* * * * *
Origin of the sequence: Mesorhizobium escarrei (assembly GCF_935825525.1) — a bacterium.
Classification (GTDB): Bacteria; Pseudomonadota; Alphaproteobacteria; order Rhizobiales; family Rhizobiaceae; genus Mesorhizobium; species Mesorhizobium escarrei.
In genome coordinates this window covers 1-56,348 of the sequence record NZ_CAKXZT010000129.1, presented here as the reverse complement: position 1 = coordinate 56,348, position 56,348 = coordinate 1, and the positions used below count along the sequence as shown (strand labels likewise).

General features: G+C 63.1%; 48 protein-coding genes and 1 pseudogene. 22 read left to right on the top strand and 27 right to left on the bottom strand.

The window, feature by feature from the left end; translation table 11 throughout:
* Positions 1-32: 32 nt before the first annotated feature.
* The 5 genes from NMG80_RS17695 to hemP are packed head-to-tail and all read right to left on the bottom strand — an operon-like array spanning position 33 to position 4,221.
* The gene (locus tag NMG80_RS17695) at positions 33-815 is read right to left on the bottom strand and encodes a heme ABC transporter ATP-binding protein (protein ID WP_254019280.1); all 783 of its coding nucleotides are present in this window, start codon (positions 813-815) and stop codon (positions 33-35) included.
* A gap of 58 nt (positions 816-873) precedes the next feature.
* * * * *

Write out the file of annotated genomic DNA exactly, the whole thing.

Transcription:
Origin of the sequence: Mesorhizobium escarrei (assembly GCF_935825525.1) — a bacterium.
Classification (GTDB): Bacteria; Pseudomonadota; Alphaproteobacteria; order Rhizobiales; family Rhizobiaceae; genus Mesorhizobium; species Mesorhizobium escarrei.
In genome coordinates this window covers 1-56,348 of the sequence record NZ_CAKXZT010000129.1, presented here as the reverse complement: position 1 = coordinate 56,348, position 56,348 = coordinate 1, and the positions used below count along the sequence as shown (strand labels likewise).

General features: G+C 63.1%; 48 protein-coding genes and 1 pseudogene. 22 read left to right on the top strand and 27 right to left on the bottom strand.

The window, feature by feature from the left end; translation table 11 throughout:
* Positions 1-32: 32 nt before the first annotated feature.
* The 5 genes from NMG80_RS17695 to hemP are packed head-to-tail and all read right to left on the bottom strand — an operon-like array spanning position 33 to position 4,221.
* The gene (locus tag NMG80_RS17695) at positions 33-815 is read right to left on the bottom strand and encodes a heme ABC transporter ATP-binding protein (protein ID WP_254019280.1); all 783 of its coding nucleotides are present in this window, start codon (positions 813-815) and stop codon (positions 33-35) included.
* A gap of 58 nt (positions 816-873) precedes the next feature.